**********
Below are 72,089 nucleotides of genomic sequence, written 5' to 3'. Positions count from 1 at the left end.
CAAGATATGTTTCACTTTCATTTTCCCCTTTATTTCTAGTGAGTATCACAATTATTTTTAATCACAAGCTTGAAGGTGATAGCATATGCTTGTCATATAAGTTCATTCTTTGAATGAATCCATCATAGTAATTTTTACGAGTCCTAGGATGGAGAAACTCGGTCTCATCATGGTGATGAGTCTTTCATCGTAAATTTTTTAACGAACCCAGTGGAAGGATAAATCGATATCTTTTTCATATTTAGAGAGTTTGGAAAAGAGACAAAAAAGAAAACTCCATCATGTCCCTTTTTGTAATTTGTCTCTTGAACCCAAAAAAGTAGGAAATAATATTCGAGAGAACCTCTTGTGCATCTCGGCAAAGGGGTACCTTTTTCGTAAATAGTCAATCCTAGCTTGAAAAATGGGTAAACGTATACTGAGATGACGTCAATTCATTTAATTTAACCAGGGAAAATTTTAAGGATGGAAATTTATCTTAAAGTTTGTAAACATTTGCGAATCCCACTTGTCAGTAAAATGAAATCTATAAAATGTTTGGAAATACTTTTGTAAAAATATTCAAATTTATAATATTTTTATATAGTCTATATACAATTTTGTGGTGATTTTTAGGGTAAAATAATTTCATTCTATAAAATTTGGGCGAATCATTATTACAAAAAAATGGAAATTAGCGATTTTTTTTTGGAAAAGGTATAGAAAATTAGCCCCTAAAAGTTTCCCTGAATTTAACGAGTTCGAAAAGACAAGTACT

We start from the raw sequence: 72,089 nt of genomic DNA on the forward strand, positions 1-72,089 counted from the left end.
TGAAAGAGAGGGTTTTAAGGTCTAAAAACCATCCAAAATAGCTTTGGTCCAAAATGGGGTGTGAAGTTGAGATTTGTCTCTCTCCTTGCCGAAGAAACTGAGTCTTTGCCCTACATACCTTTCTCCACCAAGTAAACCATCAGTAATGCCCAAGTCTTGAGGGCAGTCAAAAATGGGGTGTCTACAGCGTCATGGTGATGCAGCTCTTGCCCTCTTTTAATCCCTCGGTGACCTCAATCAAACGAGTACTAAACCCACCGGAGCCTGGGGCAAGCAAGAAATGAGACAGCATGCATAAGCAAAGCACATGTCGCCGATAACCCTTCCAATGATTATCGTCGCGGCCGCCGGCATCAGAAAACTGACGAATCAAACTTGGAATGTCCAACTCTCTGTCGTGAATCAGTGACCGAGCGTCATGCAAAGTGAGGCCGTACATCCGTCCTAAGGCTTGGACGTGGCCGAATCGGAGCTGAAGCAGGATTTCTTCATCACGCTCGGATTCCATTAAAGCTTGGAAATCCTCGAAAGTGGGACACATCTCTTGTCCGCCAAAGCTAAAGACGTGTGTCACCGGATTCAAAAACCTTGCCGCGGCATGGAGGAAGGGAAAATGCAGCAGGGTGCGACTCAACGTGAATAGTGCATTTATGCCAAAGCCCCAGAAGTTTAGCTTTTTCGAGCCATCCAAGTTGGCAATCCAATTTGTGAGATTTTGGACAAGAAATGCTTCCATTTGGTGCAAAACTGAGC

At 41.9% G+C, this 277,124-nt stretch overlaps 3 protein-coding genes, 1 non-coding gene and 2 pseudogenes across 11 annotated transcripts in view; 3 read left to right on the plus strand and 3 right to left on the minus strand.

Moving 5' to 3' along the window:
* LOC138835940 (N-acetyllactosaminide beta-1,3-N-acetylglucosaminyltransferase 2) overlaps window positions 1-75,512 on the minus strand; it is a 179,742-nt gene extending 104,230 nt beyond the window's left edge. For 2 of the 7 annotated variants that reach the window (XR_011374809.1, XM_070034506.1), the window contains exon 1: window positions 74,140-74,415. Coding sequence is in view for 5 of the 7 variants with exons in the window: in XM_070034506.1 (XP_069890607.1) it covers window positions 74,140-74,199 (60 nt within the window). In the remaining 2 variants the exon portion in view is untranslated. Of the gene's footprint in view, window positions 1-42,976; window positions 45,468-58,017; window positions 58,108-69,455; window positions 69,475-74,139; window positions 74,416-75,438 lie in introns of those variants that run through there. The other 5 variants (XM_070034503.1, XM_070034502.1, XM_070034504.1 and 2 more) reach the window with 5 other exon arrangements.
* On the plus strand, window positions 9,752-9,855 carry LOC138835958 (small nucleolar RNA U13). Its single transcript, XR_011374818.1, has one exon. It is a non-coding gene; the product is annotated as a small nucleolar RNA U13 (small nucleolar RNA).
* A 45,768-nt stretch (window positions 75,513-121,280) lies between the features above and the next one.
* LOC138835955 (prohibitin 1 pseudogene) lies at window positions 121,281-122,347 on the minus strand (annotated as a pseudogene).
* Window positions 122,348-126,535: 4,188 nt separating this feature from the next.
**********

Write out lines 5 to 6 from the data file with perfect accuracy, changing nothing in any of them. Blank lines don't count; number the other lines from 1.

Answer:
At 41.9% G+C, this 277,124-nt stretch overlaps 3 protein-coding genes, 1 non-coding gene and 2 pseudogenes across 11 annotated transcripts in view; 3 read left to right on the plus strand and 3 right to left on the minus strand.

Moving 5' to 3' along the window: